Most states also have humane societies. They are dedicated to handle situations just like this, and will have a website that can provide tips for bringing in a stray cat to the proper authorities. Some may even have suggestions on how to best integrate a homeless cat into your life.
What if you would like to bring a local stray to the veterinarian? There are safe and humane ways to trap a feral cat, and the best way is to get a special cage. Research the organizations in your area that practice TNR; they will often let you borrow one of their traps. These places, however, run on donations and usually operate beyond their means, so be generous. These organizations will also have vets who will neuter or spay the cats for a reduced fee.
Now, if you would like to adopt a cat from the streets, be aware that feral cats do not make for friendly house pets. These chances do improve if it is a kitten or a young cat.
You don’t have to feel bad feeding stray cats in your area. But make sure you help and have them fixed, as it will help stop the cat colony from growing further and give the strays a happier, healthier life.
Whether you wish to trap a stray cat to return to her home or trap a feral cat for the purposes of Trap-Neuter-Return, it’s important to approach trapping a cat with compassion and careful planning. Below, Havahart® provides step-by-step trapping instructions to help you learn how to prepare for a catch, as well as some tips for caring for your cat once she’s captured.
1 Make Arrangements
Before trapping a stray or feral cat, it’s important that you know how you plan on caring for the cat while she’s in your custody.
If you are trapping a stray cat, plan on locating her home as soon as possible.
If you plan on trapping a feral cat with the purpose of neutering or spaying, call your local humane league to locate a free or low-cost TNR (Trap-Neuter-Return) clinic. You may also call your vet to schedule an appointment.
Prepare a holding area for the cat. This should be a warm, dry and secure environment where you will keep the cat 2-3 days before and after the surgery.
Purchase cat food.
For TNR, plan to set your trap 2-3 days prior to your neutering appointment.
2 Choose a Cat Trap
When trapping a cat that you plan on taking care of for a few days, the cat should stay inside the cage at all times. This means you must select a trap that’s comfortable and allows you to deliver food and clean up messes without the cat escaping. Important features to look for include:
rolled internal edges to prevent injury
a hinged auxiliary door that’s easy to open and lock from the outside
a trap divider that will keep the cat from accessing the back door when it’s open and protects you from contact with the cat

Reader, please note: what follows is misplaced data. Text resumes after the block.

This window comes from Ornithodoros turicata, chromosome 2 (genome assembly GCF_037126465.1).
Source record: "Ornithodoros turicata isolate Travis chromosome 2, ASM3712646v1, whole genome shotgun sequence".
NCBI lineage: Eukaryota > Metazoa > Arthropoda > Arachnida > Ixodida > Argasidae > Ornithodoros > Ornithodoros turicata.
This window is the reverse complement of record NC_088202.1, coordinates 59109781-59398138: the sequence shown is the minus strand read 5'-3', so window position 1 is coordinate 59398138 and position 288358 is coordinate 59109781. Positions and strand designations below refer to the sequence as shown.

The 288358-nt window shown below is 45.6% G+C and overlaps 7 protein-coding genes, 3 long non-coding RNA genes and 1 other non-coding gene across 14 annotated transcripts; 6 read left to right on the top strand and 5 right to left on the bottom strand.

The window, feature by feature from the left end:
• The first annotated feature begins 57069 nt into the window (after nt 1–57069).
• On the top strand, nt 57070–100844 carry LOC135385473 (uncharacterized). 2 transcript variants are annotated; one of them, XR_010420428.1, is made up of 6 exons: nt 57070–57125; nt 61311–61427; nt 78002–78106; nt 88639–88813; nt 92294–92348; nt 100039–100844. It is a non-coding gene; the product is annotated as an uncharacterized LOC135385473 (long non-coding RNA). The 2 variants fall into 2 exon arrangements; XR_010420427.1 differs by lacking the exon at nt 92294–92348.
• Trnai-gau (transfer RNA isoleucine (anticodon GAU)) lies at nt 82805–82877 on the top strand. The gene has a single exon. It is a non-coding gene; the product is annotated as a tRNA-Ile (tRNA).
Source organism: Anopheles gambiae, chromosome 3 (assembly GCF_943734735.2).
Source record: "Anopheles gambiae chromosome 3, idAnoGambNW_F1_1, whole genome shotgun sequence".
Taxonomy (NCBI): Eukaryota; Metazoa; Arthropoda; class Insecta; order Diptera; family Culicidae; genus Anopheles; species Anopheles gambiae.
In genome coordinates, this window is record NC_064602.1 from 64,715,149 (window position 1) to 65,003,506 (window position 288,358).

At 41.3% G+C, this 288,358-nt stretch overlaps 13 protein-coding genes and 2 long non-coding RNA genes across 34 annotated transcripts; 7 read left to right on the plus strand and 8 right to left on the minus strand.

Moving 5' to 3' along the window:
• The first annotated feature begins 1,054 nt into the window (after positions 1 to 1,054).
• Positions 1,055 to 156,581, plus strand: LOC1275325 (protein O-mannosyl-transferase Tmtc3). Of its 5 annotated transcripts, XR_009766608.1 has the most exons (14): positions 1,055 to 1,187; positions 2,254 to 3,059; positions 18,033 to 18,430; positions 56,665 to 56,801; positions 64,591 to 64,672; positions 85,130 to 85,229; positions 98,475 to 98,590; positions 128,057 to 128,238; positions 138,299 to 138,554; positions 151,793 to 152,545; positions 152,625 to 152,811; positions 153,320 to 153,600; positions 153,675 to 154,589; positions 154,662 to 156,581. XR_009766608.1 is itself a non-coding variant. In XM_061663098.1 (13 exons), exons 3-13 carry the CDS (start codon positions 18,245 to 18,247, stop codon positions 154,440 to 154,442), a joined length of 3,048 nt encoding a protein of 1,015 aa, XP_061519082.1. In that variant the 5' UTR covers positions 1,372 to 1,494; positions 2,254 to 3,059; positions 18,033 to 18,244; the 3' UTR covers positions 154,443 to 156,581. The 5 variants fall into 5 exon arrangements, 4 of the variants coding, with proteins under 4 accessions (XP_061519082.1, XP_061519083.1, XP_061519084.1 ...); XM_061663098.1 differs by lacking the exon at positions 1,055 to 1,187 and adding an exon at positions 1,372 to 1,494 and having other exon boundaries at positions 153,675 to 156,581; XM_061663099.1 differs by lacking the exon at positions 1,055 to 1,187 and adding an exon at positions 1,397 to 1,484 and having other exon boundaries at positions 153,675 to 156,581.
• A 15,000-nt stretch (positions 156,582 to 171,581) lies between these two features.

If you plan on trapping a cat and transporting her to her owner right away, you may not require a trap that will aid in short-term care. Any large-sized trap will do the trick.
3 Determine Trap Placement
The best locations for your trap include:
- a feeding area where you or your neighbors have provided food, or where you notice cats have fed on scraps
- 3-5 feet outside of its shelter
- the area where you see or hear the cat most frequently
Place your trap on a flat, level surface with plenty of shade and visibility so that you can check on your trap often once it’s set.
4 Select and Position Bait
If you or your neighbors feed the cats regularly, use a food that your cat is used to eating.
If you aren’t sure what your cat eats, try popular cat baits like oily fish or catnip.
The way in which you position your bait is critical – place the bait towards the back of the trap to ensure your cat steps on the trigger plate while attempting to reach the bait.
For more bait options and expert tips, read How To: Cat Baits »
5 Carefully Set Your Trap
Set your trap according to its manufacturer’s instructions. If participating in TNR, set it 2-3 days prior to your cat’s veterinary appointment.
Once your trap is set, test the trigger and close mechanism by applying pressure to the trigger plate, prompting the door to close.
6 Monitor Your Trap
It’s important to keep an eye on your trap so that you can bring your cat to your holding area as soon as she is successfully in the cage. Cats are subject to hunger, thirst, freezing, overheating and/or predation if left trapped outdoors.
7 You’ve Caught a Cat!
Drape a cloth or piece of burlap over the cage to keep the cat calm.
Wear gloves when handling the trap.
Carefully transport the cage directly to the prepared holding area, where you will care for the cat.
TNR: Follow all veterinary instructions before and after the appointment. Your vet will likely recommend that you do not feed your cat the evening before surgery. Be prepared to care for the cat for 2-3 days after the procedure, before releasing her back to her habitat.
Call your local humane society to determine trapping laws in your area before attempting to trap a cat.
When making an appointment with your vet or TNR clinic, inquire about available vaccinations to improve the health of your feral cat.
Before setting your trap, line the bottom lightly with newspaper to protect cats’ sensitive paws.
A set trap should never be left unattended for long periods of time. If you plan on being unavailable at all during trapping, unset the trap until you return.
Check a feral cat’s ears for an ear tip – this is a small slice in the ear the vet takes after neutering a feral cat to identify those that are fixed.
It’s critical to the survival of your feral cat that you return her to the precise location where she was trapped in the first place.